2014 Boxster New Car Test Drive
Redesigned for 2013, Porsche Boxster featured a lightweight new body with fresh styling and a completely revamped chassis, which rode on a longer wheelbase and a wider track with larger wheels. Nothing has changed for 2014, except for some new body-color choices and some new options: The 2014 Boxster is available with adaptive cruise control, Burmester audio, and a Premium Plus package.
Two six-cylinder engines are available: a 2.7-liter for Boxster and a 3.4-liter liter for Boxster S. Each is more powerful, yet more fuel-efficient, than the engine it replaced due to adoption of direct fuel injection and other technologies.
How far things have come since the original Porsche Boxster made its debut 15 years ago. Back then, it was one of an assortment of new German roadsters, along with the Mercedes-Benz SLK and the BMW Z3, aiming to carve out a niche above that most affordable of 2-seaters, the Mazda Miata. That first-generation Porsche was fun to drive and arguably the most sporty and competent of the Teutonic trio, but there was a massive gap between the Boxster and the classic 911. Each successive generation of the Boxster has gotten better and better, both in terms of looks and performance. And that's clearly the case with the 2013 redesign.
This latest version is more mature than the pre-2013 version. The roadster is a significant achievement that took what had long been the entry to the Porsche franchise and moved it up several notches. While it's by no means perfect, the current Boxster is good enough to give some Porsche aficionados reason to think twice before moving all the way up to the 911, at nearly twice the price.
The current Boxster is longer, slightly wider and a half-inch lower than pre-2013 models. It makes extensive use of lightweight materials, including magnesium and aluminum, which results in both a lower overall mass and a better center of gravity.
The 2.7-liter six-cylinder in the Boxster delivers 265 horsepower and ekes out an EPA-estimated 22/32 mpg City/Highway with the 7-speed dual-clutch gearbox (20/30 mpg with manual shift). Auto start/stop is standard.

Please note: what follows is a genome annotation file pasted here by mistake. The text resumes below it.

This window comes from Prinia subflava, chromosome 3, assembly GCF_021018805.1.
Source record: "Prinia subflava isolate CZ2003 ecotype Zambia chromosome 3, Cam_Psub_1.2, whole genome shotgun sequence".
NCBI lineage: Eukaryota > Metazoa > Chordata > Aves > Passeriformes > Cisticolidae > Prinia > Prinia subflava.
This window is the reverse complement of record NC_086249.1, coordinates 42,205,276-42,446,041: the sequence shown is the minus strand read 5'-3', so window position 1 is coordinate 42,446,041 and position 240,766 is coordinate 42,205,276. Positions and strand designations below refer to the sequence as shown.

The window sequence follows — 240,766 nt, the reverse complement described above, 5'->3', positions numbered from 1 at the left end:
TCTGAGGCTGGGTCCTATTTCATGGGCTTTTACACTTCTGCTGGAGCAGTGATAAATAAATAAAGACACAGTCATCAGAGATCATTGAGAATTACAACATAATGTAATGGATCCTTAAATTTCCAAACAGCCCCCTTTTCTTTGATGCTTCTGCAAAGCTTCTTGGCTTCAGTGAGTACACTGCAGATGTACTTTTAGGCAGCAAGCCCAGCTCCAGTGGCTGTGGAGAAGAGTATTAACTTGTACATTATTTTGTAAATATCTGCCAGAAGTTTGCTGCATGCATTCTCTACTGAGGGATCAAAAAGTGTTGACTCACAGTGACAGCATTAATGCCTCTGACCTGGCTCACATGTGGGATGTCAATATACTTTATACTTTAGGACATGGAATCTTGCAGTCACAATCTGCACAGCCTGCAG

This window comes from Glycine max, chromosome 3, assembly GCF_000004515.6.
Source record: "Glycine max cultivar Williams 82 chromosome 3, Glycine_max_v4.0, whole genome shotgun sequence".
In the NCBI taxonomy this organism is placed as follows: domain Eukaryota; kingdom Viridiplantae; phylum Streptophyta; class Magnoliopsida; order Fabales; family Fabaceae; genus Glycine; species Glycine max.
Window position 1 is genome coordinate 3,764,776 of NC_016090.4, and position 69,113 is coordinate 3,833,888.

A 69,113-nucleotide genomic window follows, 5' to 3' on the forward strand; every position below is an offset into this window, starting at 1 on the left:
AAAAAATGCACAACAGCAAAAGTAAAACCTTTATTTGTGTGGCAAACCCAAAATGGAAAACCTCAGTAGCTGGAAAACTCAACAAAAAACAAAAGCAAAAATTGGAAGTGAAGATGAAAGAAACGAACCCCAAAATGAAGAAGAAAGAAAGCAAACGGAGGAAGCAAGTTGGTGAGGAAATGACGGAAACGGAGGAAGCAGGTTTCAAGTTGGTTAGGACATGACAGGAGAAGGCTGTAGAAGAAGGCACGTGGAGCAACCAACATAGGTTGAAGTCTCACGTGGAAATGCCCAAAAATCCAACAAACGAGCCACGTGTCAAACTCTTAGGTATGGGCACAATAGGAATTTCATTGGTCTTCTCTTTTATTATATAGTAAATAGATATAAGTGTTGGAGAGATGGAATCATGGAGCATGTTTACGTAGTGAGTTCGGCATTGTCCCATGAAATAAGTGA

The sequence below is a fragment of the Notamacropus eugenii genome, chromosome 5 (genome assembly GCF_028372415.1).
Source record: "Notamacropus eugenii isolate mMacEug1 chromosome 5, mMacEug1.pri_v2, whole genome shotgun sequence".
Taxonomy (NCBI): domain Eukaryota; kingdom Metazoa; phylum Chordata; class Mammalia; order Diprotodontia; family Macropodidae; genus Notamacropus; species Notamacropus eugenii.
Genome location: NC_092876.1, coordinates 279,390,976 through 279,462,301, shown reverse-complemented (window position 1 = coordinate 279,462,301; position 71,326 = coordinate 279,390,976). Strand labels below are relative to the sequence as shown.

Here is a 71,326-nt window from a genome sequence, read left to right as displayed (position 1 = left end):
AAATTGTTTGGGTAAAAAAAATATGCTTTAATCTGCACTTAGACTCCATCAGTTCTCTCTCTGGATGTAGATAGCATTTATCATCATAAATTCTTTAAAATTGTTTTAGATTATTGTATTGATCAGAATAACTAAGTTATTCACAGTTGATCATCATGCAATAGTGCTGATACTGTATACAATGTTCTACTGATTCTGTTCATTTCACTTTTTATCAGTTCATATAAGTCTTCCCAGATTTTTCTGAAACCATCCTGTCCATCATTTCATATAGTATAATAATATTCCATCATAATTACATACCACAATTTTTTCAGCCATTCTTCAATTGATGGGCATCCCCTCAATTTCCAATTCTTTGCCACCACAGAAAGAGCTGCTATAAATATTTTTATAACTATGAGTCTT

Boxster S features a 3.4-liter engine that produces 315 horsepower and 266 pound-feet of torque. Boxster S cuts about a second off the standard Boxster's estimated 5.5-second 0-to-60 times. With dual-clutch, Boxster S gets an EPA-estimated 21/30 mpg.
The Porsche Boxster is handsome, competent and more fun to drive than the original. If we hadn't seen how far the German maker could go with the latest 911, we might have thought this was the marque's flagship.
Porsche Boxster ($50,400) features a 265-horsepower, 2.7-liter six-cylinder engine; Boxster S ($62,100) uses a 315-horsepower, 3.4-liter flat-six. A 6-speed manual gearbox is standard; the 7-speed PDK dual-clutch transmission ($3,200) is optional.
Boxster comes standard with partial leather/Alcantara seats with power recline, three-spoke leather-wrapped wheel with power tilt/telescope, dual-zone automatic climate control, AM/FM/CD/MP3 audio with 7-inch LCD screen, Bluetooth hands-free phone connectivity, power heated mirrors, rain-sensing wipers, HomeLink, cruise control, alarm, automatic-extending rear spoiler, and 18-inch aluminum wheels.
A huge list of options includes PASM Porsche Active Suspension Management ($1,790); PTV Porsche Torque Vectoring ($1,320); Power Steering Plus ($270); Sport Chrono Package ($1,850); Infotainment with Bose Surround Sound ($3,860); leather interior, power seats, sports seats, seat ventilation, special interior trim; sports exhaust ($2,825); front and rear Park Assist ($860).
- Volvo shoots for self-drivers by 2021
- Jeep spends $1 billion on factories
- Find Parts & Accessories for your vehicle!
- Obama rolls out new EV plan
- Infiniti dealers ranked best, Tesla worst
- Compare Volvo XC90 and Lincoln MKX
Research another vehicle
- Alfa Romeo
- Aston Martin
- Land Rover